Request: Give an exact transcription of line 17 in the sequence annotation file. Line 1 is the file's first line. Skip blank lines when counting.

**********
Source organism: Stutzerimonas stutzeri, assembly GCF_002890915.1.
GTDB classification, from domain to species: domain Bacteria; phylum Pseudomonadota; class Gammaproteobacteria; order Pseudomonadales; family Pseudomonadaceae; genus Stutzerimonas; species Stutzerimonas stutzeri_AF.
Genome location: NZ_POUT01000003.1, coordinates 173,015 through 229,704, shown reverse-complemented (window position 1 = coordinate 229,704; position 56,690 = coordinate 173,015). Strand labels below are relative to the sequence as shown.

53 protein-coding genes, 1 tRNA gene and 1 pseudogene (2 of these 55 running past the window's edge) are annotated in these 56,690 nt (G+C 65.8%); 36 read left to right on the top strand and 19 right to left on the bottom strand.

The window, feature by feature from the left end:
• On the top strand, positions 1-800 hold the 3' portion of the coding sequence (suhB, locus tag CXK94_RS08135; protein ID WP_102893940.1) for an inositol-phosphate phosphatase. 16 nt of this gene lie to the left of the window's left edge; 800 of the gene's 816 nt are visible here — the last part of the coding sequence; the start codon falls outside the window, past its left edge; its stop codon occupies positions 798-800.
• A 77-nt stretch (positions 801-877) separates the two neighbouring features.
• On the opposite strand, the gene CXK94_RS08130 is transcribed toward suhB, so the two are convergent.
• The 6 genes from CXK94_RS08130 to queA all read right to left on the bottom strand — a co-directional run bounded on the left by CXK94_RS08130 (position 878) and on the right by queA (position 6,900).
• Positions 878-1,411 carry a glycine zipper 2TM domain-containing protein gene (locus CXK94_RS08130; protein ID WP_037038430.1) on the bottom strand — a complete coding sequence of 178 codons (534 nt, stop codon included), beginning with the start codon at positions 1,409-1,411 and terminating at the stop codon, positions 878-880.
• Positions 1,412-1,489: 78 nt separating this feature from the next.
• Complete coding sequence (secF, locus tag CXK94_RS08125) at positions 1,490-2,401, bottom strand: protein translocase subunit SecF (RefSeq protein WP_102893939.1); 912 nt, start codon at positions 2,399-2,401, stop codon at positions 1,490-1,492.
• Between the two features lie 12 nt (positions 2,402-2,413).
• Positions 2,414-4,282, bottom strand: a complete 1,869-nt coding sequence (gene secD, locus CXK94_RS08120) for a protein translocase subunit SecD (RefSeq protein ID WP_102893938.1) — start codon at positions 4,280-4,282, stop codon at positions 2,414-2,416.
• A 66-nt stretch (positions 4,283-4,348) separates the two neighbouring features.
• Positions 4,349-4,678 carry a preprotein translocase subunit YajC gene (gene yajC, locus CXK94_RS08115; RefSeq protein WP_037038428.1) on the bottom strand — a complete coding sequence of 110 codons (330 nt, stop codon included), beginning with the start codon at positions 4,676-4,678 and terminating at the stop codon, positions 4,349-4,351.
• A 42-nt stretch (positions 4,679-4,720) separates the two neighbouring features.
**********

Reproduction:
• A 42-nt stretch (positions 4,679-4,720) separates the two neighbouring features.